There was a time when “sticks and stones may break my bones, but words will never harm me” was a common mantra. Now we know better: words can indeed cause deep psychic wounds. And when uttered by people we love and have presumed love us back, they pierce even more deeply.
I used to believe that if a couple was getting along and behaving in a loving way to one another, hurtful and even cruel words would naturally fade into the background. But I’ve frequently seen couples in which hurt spouses may forgive their partner for the harsh words spoken in anger, but nonetheless remain haunted by some biting comment that continues to sting long after the argument is over.
This is especially true of character attacks, which can simmer beneath the surface despite truly heartfelt apologies, and bubble up at unexpected times. Hurt spouses may wonder whether their partner really does, deep down, believe what was said. And if so, does that person really love them? And for spouses who’ve already offered a heartfelt apology—one that acknowledges the hurt, expresses remorse, and accepts responsibility—having to explain yet again that they didn’t really mean what was said can seem like a lifelong task.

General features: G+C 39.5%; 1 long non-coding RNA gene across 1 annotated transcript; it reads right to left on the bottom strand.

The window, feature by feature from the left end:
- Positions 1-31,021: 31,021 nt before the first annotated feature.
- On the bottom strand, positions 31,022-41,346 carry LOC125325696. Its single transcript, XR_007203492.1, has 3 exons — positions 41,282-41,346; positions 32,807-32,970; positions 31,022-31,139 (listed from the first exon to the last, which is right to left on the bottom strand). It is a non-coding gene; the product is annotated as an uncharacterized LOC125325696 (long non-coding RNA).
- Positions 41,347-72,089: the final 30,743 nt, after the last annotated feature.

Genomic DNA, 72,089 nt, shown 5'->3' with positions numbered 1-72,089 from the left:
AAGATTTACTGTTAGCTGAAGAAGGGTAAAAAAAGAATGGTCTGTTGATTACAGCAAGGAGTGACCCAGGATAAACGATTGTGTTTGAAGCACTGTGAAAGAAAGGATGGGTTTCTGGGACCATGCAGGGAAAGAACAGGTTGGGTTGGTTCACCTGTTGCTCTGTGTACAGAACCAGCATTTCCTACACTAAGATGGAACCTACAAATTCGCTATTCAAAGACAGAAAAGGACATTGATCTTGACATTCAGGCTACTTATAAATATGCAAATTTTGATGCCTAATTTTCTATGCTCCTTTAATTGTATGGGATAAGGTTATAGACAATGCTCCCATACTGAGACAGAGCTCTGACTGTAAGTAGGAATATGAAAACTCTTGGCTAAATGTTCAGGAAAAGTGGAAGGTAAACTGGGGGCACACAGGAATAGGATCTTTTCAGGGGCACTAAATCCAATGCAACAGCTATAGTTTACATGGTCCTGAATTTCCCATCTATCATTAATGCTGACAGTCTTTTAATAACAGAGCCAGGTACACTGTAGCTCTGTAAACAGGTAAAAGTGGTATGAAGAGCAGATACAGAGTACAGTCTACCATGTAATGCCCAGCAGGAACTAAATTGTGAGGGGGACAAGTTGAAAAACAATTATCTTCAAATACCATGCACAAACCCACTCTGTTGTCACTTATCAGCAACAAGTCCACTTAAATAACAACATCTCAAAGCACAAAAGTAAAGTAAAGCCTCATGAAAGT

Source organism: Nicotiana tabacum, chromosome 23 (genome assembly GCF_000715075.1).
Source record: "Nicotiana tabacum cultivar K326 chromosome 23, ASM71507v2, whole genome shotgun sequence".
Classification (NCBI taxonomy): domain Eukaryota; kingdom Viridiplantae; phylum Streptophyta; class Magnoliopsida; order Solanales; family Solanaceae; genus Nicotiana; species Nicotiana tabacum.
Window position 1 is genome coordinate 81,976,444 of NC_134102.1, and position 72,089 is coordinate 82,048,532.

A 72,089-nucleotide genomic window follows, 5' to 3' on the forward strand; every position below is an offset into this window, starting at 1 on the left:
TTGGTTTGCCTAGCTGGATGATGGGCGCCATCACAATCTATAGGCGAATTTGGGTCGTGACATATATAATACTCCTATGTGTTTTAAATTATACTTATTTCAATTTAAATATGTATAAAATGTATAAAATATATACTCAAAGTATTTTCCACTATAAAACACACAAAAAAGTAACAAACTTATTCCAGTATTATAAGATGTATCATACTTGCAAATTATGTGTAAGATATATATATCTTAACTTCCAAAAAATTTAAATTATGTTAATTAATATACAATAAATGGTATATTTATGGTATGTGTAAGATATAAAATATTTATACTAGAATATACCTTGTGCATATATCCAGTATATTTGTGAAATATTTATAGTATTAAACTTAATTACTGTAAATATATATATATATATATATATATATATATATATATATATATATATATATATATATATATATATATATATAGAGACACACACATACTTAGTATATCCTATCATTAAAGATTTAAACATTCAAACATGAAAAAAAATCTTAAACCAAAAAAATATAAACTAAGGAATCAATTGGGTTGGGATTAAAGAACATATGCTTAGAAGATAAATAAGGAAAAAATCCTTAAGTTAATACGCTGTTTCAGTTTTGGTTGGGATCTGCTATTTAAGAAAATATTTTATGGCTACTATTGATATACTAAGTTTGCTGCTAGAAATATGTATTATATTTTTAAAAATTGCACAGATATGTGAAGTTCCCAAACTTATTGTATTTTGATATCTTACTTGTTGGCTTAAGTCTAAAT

Over the years, I’ve learned that by approaching this kind of stuckness from multiple therapeutic perspectives—family history, individual issues around guilt and self-blame, cognitive challenging of a dominant narrative, and the normalizing of negative feelings—couples can…